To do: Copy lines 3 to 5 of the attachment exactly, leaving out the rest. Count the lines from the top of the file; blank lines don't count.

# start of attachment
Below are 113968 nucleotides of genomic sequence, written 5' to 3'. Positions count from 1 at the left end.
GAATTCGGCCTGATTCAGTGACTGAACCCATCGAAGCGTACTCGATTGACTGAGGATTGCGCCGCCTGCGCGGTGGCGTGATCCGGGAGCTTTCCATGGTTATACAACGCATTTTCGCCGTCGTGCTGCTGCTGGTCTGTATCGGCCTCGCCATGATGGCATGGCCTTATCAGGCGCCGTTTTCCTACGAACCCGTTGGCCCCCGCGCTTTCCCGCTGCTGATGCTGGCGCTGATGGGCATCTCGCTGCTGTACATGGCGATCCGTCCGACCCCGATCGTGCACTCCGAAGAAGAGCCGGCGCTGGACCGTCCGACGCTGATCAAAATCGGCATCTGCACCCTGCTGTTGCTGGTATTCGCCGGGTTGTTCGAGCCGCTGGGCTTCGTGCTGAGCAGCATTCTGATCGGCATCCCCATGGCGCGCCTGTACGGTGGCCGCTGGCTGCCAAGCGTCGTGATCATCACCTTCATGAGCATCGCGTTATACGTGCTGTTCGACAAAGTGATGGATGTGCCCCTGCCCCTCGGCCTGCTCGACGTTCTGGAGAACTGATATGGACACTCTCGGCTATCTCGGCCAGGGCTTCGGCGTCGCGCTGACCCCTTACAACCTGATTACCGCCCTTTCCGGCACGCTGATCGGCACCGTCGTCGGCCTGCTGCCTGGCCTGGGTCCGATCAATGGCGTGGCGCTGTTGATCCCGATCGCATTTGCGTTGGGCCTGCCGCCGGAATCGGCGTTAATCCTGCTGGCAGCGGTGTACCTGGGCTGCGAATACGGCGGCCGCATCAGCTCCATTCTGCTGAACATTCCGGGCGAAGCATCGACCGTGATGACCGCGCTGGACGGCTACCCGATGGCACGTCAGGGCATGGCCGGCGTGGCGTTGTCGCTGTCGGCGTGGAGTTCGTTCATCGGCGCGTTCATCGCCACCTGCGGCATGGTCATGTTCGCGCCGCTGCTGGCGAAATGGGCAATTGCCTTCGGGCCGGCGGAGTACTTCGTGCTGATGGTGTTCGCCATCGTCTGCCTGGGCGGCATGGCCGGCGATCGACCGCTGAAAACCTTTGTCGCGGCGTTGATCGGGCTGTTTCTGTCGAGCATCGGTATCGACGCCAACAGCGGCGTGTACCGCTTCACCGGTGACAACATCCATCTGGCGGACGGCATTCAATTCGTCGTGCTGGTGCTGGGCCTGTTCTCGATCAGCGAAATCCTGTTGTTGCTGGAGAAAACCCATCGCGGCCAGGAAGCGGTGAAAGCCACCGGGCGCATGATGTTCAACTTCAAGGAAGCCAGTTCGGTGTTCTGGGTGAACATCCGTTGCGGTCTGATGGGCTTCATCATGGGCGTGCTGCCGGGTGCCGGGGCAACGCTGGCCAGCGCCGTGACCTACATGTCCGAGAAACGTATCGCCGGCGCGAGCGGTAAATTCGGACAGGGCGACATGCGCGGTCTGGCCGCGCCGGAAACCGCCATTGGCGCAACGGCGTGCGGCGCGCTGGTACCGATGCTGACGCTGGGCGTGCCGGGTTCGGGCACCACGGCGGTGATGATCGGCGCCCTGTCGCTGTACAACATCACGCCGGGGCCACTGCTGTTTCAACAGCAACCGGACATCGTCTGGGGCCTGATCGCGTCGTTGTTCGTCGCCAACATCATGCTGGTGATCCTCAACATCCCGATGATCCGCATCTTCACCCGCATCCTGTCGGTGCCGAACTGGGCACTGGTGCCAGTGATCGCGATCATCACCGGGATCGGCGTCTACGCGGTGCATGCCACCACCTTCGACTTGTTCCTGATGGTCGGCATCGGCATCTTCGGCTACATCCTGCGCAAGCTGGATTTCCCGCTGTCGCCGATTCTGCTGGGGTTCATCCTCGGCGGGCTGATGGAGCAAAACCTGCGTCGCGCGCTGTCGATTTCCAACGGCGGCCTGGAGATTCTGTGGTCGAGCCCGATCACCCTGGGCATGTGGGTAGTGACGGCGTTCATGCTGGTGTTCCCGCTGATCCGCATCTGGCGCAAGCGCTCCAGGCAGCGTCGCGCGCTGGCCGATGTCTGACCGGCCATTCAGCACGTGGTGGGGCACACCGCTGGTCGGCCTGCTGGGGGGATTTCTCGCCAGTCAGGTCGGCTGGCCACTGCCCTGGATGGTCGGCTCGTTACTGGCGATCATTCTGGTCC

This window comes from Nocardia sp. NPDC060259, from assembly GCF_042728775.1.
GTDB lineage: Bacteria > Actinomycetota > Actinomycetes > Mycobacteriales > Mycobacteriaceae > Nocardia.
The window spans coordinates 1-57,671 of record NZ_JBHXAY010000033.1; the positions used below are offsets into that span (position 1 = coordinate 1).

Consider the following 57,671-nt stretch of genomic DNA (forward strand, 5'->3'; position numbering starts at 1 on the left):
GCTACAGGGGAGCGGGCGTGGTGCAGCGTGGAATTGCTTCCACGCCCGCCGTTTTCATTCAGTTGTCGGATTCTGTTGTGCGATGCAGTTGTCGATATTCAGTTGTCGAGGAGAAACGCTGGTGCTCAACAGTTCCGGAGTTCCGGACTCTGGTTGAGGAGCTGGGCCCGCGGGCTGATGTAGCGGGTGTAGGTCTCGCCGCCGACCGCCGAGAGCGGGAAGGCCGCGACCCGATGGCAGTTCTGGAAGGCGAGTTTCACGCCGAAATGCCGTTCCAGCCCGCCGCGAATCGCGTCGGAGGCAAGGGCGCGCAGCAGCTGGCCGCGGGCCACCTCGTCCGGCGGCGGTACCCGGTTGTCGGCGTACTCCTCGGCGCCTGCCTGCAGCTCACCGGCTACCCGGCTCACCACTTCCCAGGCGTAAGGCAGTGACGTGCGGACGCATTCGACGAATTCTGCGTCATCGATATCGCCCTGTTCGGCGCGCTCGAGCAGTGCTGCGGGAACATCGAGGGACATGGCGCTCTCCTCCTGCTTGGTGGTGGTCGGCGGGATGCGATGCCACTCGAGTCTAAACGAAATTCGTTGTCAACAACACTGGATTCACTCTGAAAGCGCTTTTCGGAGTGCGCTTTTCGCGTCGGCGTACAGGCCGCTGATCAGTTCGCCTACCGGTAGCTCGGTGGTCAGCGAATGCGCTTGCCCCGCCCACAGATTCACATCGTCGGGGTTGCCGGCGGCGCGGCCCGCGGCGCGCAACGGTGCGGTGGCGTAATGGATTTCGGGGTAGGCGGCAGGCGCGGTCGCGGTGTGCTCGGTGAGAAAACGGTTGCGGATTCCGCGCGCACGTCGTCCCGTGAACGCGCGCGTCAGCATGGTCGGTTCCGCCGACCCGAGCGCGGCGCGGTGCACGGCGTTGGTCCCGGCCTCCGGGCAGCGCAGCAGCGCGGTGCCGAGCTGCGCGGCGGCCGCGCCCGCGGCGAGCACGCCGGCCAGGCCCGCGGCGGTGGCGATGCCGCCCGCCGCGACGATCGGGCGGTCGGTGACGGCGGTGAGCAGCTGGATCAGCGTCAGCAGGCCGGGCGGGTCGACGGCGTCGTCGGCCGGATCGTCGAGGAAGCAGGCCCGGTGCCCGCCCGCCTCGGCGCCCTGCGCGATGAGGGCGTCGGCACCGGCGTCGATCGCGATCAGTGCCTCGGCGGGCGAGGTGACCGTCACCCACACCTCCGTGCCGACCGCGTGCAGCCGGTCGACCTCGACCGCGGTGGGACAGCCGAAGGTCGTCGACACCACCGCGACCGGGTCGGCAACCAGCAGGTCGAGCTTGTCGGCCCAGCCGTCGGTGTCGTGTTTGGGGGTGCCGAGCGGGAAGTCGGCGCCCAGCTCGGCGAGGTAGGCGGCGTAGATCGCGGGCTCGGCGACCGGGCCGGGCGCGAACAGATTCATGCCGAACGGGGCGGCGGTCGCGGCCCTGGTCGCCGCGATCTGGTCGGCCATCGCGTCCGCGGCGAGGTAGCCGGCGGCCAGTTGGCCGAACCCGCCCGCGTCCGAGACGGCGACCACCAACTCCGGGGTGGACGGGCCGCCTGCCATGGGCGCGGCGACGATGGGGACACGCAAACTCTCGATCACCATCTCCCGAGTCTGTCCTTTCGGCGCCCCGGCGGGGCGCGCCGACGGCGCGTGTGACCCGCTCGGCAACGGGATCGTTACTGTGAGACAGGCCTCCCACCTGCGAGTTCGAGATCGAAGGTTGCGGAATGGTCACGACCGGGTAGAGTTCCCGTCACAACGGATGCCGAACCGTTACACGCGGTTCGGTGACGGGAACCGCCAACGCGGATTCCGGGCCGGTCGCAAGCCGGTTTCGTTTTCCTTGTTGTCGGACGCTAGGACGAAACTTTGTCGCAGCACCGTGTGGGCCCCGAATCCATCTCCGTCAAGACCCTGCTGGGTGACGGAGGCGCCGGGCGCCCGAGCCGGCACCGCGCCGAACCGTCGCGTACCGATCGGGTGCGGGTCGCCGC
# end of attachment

This window comes from Nocardia sp. NPDC060259, from assembly GCF_042728775.1.
GTDB lineage: Bacteria > Actinomycetota > Actinomycetes > Mycobacteriales > Mycobacteriaceae > Nocardia.
The window spans coordinates 1-57,671 of record NZ_JBHXAY010000033.1; the positions used below are offsets into that span (position 1 = coordinate 1).